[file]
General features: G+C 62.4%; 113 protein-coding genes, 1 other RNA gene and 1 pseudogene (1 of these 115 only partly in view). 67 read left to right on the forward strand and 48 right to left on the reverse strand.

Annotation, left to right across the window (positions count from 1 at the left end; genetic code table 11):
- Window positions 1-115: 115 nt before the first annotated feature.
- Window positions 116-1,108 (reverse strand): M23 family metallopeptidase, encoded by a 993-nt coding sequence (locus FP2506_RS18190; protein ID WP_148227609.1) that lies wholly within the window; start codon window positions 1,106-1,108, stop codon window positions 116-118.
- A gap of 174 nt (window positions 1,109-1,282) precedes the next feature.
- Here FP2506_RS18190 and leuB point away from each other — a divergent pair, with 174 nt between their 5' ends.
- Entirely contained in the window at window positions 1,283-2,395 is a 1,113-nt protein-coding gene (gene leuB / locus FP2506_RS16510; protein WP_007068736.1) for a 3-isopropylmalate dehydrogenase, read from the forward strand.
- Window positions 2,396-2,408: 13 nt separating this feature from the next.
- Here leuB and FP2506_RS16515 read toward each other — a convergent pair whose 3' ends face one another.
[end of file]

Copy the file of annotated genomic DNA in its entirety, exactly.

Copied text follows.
General features: G+C 62.4%; 113 protein-coding genes, 1 other RNA gene and 1 pseudogene (1 of these 115 only partly in view). 67 read left to right on the forward strand and 48 right to left on the reverse strand.

Annotation, left to right across the window (positions count from 1 at the left end; genetic code table 11):
- Window positions 1-115: 115 nt before the first annotated feature.
- Window positions 116-1,108 (reverse strand): M23 family metallopeptidase, encoded by a 993-nt coding sequence (locus FP2506_RS18190; protein ID WP_148227609.1) that lies wholly within the window; start codon window positions 1,106-1,108, stop codon window positions 116-118.
- A gap of 174 nt (window positions 1,109-1,282) precedes the next feature.
- Here FP2506_RS18190 and leuB point away from each other — a divergent pair, with 174 nt between their 5' ends.
- Entirely contained in the window at window positions 1,283-2,395 is a 1,113-nt protein-coding gene (gene leuB / locus FP2506_RS16510; protein WP_007068736.1) for a 3-isopropylmalate dehydrogenase, read from the forward strand.
- Window positions 2,396-2,408: 13 nt separating this feature from the next.
- Here leuB and FP2506_RS16515 read toward each other — a convergent pair whose 3' ends face one another.